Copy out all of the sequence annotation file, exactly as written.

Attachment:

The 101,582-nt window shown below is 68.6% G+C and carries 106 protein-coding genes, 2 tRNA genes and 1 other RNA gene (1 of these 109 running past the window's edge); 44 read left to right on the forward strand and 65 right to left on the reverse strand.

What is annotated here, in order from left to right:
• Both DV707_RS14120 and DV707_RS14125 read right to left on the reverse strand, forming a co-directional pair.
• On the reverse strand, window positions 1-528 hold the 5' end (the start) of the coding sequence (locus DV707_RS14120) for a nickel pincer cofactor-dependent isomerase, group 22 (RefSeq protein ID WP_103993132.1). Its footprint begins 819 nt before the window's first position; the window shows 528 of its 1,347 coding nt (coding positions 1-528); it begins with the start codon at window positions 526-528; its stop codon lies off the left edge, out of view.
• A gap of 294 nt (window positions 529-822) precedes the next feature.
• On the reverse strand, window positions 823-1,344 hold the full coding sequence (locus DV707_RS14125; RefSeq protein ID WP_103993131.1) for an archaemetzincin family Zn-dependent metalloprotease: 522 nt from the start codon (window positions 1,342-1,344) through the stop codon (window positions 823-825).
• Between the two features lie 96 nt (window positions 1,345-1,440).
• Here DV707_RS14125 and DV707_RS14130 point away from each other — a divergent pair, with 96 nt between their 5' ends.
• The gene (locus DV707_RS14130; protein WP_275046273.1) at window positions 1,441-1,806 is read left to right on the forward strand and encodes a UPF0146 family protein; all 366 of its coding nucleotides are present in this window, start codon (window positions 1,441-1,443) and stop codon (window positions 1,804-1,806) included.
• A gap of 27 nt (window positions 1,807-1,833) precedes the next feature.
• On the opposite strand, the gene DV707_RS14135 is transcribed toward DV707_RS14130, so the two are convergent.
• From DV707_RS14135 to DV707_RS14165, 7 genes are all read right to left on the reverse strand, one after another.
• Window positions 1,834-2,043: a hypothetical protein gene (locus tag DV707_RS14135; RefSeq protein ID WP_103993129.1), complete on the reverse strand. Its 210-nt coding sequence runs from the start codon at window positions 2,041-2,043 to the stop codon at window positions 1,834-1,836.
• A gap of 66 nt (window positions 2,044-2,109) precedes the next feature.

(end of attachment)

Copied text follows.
The 101,582-nt window shown below is 68.6% G+C and carries 106 protein-coding genes, 2 tRNA genes and 1 other RNA gene (1 of these 109 running past the window's edge); 44 read left to right on the forward strand and 65 right to left on the reverse strand.

What is annotated here, in order from left to right:
• Both DV707_RS14120 and DV707_RS14125 read right to left on the reverse strand, forming a co-directional pair.
• On the reverse strand, window positions 1-528 hold the 5' end (the start) of the coding sequence (locus DV707_RS14120) for a nickel pincer cofactor-dependent isomerase, group 22 (RefSeq protein ID WP_103993132.1). Its footprint begins 819 nt before the window's first position; the window shows 528 of its 1,347 coding nt (coding positions 1-528); it begins with the start codon at window positions 526-528; its stop codon lies off the left edge, out of view.
• A gap of 294 nt (window positions 529-822) precedes the next feature.
• On the reverse strand, window positions 823-1,344 hold the full coding sequence (locus DV707_RS14125; RefSeq protein ID WP_103993131.1) for an archaemetzincin family Zn-dependent metalloprotease: 522 nt from the start codon (window positions 1,342-1,344) through the stop codon (window positions 823-825).
• Between the two features lie 96 nt (window positions 1,345-1,440).
• Here DV707_RS14125 and DV707_RS14130 point away from each other — a divergent pair, with 96 nt between their 5' ends.
• The gene (locus DV707_RS14130; protein WP_275046273.1) at window positions 1,441-1,806 is read left to right on the forward strand and encodes a UPF0146 family protein; all 366 of its coding nucleotides are present in this window, start codon (window positions 1,441-1,443) and stop codon (window positions 1,804-1,806) included.
• A gap of 27 nt (window positions 1,807-1,833) precedes the next feature.
• On the opposite strand, the gene DV707_RS14135 is transcribed toward DV707_RS14130, so the two are convergent.
• From DV707_RS14135 to DV707_RS14165, 7 genes are all read right to left on the reverse strand, one after another.
• Window positions 1,834-2,043: a hypothetical protein gene (locus tag DV707_RS14135; RefSeq protein ID WP_103993129.1), complete on the reverse strand. Its 210-nt coding sequence runs from the start codon at window positions 2,041-2,043 to the stop codon at window positions 1,834-1,836.
• A gap of 66 nt (window positions 2,044-2,109) precedes the next feature.